It says a lot about where somebody has come from that they would choose to join a gang.
I can't imagine why anybody would choose to live in a totalitarian society, where the head of your organisation governs what you do, where you live, who you can associate with, and who will not let you leave the organisation unless they grant their permission.
To live a life where you have limited free will and which is marked by fear and violence doesn't strike me as any sort of life at all.
But then a lot of gang members come from backgrounds we can't even begin to imagine. And I suppose if your prospects are limited to menial, low-paying jobs, joining a gang might have some advantages. Some men might prefer seeing fear or wariness in the eyes of their fellow citizens rather than contempt or superiority.
However, I find it extraordinary that these gang members, who say they choose to live outside of society and who appear to have nothing but scorn for society's rules, are so quick to make the most of the establishment's structures when it suits them.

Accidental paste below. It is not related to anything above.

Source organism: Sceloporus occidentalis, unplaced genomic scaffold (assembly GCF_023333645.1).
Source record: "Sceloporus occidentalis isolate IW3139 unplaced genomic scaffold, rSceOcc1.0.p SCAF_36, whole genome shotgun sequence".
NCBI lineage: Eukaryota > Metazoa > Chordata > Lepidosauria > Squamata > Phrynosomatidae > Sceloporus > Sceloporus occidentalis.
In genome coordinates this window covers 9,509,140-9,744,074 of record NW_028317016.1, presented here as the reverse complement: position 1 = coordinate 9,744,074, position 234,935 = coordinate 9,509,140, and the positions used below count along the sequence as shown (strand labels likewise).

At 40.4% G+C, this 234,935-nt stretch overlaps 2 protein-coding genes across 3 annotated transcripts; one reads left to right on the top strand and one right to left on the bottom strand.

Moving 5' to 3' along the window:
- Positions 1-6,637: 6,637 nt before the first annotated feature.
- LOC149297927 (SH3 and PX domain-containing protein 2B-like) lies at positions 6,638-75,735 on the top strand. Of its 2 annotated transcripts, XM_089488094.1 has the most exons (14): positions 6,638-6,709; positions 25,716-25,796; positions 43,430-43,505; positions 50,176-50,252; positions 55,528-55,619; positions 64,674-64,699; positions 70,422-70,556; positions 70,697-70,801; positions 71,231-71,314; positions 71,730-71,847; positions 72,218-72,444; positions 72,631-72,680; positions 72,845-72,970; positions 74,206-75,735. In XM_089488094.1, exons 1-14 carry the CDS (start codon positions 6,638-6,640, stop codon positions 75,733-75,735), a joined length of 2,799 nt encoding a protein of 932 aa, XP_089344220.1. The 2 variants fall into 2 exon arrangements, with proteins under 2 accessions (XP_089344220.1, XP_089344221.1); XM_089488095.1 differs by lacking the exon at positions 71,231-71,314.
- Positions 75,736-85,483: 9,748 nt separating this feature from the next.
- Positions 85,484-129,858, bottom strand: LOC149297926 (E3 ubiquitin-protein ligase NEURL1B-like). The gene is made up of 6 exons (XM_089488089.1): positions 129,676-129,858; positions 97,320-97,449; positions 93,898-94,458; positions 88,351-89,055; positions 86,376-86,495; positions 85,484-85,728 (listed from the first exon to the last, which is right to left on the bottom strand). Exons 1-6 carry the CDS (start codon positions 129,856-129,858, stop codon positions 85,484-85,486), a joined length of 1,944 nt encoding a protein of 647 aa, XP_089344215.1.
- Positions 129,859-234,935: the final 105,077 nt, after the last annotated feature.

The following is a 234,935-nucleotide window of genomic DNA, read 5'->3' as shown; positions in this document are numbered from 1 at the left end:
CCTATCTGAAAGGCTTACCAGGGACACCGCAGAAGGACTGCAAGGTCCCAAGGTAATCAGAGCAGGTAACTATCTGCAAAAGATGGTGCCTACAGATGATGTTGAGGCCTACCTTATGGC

The Porirua City Council has called for submissions on what should be allowed on gravestones. The council says it believes the Mongrel Mob insignia is offensive and that future gravestones will no longer be allowed to be decorated with the Mob emblem of a snarling dog in a spiked collar.
Mongrel Mob members say this is an infringement of their rights and they'll fight the proposal all the way to the Supreme Court if they have to.
They say former rugby players and army and navy veterans have the right to be buried under their insignia - and that they're the same and want to be granted the same courtesy.
The fact that the Mob sees itself as on a par with returned servicemen shows a flaw in logic that is simply breathtaking, though I accept that the council's proposed bylaw is problematic.
Their test is if "a reasonable person finds the headstone offensive or objectionable, we would turn it down". That test is incredibly subjective. I think I'm a reasonable person and I would find it extremely offensive to see beer cans set into the headstone of a young man who died while drink-driving.
I would also find it objectionable to see saccharine words of love and a message from a mother on the headstone of a baby who died when Mum's boyfriend killed her.
So, all very subjective.
Maybe, though, the Mob would have a better chance of having their "rights" recognised if they were more respectful of the rights of other people.By Kerre McIvor Email Kerre